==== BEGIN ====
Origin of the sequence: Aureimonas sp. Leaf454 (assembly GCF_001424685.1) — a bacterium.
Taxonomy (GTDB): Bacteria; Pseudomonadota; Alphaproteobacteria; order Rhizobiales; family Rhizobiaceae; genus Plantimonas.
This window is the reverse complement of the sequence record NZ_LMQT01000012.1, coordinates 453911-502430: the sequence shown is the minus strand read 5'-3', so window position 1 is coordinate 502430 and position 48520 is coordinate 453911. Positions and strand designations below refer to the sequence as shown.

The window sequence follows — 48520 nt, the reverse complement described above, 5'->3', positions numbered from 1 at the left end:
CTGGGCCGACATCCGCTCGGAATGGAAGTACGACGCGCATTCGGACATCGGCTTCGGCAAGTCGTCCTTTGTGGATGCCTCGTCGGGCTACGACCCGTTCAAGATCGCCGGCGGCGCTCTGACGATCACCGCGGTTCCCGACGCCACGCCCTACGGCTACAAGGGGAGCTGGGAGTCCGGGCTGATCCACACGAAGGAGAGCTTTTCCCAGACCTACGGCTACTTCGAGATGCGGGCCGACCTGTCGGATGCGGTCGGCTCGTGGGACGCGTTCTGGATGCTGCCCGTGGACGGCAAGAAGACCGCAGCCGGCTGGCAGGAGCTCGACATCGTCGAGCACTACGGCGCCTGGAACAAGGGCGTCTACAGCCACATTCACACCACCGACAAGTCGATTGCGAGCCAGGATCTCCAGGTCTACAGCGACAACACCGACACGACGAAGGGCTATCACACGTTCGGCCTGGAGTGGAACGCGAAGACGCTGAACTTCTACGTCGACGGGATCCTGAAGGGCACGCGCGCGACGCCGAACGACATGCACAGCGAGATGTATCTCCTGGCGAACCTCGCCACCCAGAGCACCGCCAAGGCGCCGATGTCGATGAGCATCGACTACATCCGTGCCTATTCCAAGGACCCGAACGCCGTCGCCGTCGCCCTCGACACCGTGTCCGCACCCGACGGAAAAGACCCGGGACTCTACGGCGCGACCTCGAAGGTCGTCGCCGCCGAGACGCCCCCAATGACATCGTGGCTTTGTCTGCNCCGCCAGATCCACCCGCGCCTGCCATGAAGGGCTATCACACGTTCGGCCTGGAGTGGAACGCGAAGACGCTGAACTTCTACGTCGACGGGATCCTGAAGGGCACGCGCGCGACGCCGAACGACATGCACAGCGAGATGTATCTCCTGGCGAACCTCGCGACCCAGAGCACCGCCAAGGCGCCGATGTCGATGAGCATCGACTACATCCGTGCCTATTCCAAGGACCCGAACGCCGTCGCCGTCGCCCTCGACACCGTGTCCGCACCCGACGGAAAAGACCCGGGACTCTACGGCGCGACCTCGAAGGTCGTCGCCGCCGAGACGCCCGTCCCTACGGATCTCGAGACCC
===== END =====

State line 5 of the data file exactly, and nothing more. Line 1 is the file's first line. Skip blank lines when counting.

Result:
CTGGGCCGACATCCGCTCGGAATGGAAGTACGACGCGCATTCGGACATCGGCTTCGGCAAGTCGTCCTTTGTGGATGCCTCGTCGGGCTACGACCCGTTCAAGATCGCCGGCGGCGCTCTGACGATCACCGCGGTTCCCGACGCCACGCCCTACGGCTACAAGGGGAGCTGGGAGTCCGGGCTGATCCACACGAAGGAGAGCTTTTCCCAGACCTACGGCTACTTCGAGATGCGGGCCGACCTGTCGGATGCGGTCGGCTCGTGGGACGCGTTCTGGATGCTGCCCGTGGACGGCAAGAAGACCGCAGCCGGCTGGCAGGAGCTCGACATCGTCGAGCACTACGGCGCCTGGAACAAGGGCGTCTACAGCCACATTCACACCACCGACAAGTCGATTGCGAGCCAGGATCTCCAGGTCTACAGCGACAACACCGACACGACGAAGGGCTATCACACGTTCGGCCTGGAGTGGAACGCGAAGACGCTGAACTTCTACGTCGACGGGATCCTGAAGGGCACGCGCGCGACGCCGAACGACATGCACAGCGAGATGTATCTCCTGGCGAACCTCGCCACCCAGAGCACCGCCAAGGCGCCGATGTCGATGAGCATCGACTACATCCGTGCCTATTCCAAGGACCCGAACGCCGTCGCCGTCGCCCTCGACACCGTGTCCGCACCCGACGGAAAAGACCCGGGACTCTACGGCGCGACCTCGAAGGTCGTCGCCGCCGAGACGCCCCCAATGACATCGTGGCTTTGTCTGCNCCGCCAGATCCACCCGCGCCTGCCATGAAGGGCTATCACACGTTCGGCCTGGAGTGGAACGCGAAGACGCTGAACTTCTACGTCGACGGGATCCTGAAGGGCACGCGCGCGACGCCGAACGACATGCACAGCGAGATGTATCTCCTGGCGAACCTCGCGACCCAGAGCACCGCCAAGGCGCCGATGTCGATGAGCATCGACTACATCCGTGCCTATTCCAAGGACCCGAACGCCGTCGCCGTCGCCCTCGACACCGTGTCCGCACCCGACGGAAAAGACCCGGGACTCTACGGCGCGACCTCGAAGGTCGTCGCCGCCGAGACGCCCGTCCCTACGGATCTCGAGACCC